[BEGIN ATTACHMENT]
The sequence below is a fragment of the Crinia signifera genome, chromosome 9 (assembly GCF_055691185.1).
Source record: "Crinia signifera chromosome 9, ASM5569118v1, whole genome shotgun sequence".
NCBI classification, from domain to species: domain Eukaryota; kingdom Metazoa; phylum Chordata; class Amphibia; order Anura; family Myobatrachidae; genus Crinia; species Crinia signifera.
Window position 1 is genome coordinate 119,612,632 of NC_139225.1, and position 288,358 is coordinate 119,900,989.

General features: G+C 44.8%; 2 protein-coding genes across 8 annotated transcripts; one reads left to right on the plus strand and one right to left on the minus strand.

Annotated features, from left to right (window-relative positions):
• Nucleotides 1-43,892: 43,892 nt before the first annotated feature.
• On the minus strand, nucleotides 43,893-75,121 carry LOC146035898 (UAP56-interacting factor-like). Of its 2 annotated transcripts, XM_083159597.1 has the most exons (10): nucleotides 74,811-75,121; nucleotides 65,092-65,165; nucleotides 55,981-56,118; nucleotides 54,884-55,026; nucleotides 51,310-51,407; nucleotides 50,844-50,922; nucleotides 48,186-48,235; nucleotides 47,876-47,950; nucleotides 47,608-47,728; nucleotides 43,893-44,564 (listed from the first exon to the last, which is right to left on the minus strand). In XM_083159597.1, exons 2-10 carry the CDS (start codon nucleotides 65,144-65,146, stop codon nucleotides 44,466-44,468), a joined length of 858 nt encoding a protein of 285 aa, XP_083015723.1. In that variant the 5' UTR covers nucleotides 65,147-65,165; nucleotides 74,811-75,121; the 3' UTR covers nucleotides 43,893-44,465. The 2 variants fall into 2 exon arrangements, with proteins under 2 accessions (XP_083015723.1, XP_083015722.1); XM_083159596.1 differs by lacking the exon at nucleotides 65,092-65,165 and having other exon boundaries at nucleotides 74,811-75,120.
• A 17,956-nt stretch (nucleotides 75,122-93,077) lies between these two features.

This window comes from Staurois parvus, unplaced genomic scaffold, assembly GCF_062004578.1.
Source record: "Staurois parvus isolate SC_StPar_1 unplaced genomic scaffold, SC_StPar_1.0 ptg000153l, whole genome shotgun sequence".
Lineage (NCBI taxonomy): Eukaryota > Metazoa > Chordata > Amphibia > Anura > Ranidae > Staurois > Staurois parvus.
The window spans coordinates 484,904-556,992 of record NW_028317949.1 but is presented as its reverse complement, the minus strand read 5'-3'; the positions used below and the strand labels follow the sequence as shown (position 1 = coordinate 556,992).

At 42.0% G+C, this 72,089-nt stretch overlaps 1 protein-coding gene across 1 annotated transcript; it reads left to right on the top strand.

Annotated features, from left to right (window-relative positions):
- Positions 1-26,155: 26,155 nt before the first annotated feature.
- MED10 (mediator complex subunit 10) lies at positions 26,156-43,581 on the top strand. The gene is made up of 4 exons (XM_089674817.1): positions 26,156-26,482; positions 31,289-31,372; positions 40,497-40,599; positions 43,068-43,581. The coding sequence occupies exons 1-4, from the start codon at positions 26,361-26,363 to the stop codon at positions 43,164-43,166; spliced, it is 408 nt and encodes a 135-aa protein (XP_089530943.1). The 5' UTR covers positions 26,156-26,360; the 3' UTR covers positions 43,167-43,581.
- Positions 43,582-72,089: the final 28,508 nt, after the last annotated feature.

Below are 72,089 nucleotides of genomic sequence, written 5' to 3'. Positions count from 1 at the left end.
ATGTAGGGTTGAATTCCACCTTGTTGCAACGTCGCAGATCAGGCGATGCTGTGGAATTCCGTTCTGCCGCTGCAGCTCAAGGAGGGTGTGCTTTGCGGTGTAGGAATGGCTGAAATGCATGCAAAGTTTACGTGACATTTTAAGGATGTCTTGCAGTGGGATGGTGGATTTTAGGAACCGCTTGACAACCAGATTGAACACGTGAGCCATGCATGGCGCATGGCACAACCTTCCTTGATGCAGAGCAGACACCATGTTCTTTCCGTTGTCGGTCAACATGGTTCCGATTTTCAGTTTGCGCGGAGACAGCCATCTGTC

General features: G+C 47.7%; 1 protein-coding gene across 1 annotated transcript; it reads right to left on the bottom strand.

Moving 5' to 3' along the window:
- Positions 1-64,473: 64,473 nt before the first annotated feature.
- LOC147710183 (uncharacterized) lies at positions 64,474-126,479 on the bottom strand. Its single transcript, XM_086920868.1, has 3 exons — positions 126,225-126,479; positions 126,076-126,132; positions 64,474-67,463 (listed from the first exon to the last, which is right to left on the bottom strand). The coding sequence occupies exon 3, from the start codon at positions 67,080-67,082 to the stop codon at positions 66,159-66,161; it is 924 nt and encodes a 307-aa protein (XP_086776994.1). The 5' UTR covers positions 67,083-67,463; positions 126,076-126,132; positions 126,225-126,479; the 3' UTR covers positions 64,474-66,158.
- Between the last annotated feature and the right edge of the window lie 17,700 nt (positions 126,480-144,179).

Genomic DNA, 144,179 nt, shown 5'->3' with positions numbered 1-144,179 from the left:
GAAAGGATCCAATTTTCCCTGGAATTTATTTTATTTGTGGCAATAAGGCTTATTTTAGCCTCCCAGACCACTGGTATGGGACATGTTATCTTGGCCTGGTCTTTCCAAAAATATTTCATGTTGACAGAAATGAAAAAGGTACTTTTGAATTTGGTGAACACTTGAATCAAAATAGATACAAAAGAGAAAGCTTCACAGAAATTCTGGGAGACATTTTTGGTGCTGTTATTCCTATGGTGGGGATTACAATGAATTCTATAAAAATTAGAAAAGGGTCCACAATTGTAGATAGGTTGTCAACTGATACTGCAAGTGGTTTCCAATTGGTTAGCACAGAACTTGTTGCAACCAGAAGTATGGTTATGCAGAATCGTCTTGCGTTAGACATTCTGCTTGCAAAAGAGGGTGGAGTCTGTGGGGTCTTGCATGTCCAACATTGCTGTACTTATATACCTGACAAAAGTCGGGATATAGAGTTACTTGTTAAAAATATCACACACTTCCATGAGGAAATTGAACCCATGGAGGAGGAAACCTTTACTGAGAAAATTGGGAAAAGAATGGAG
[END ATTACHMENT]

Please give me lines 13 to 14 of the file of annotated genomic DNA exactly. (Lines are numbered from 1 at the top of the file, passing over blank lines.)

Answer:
The window spans coordinates 484,904-556,992 of record NW_028317949.1 but is presented as its reverse complement, the minus strand read 5'-3'; the positions used below and the strand labels follow the sequence as shown (position 1 = coordinate 556,992).

At 42.0% G+C, this 72,089-nt stretch overlaps 1 protein-coding gene across 1 annotated transcript; it reads left to right on the top strand.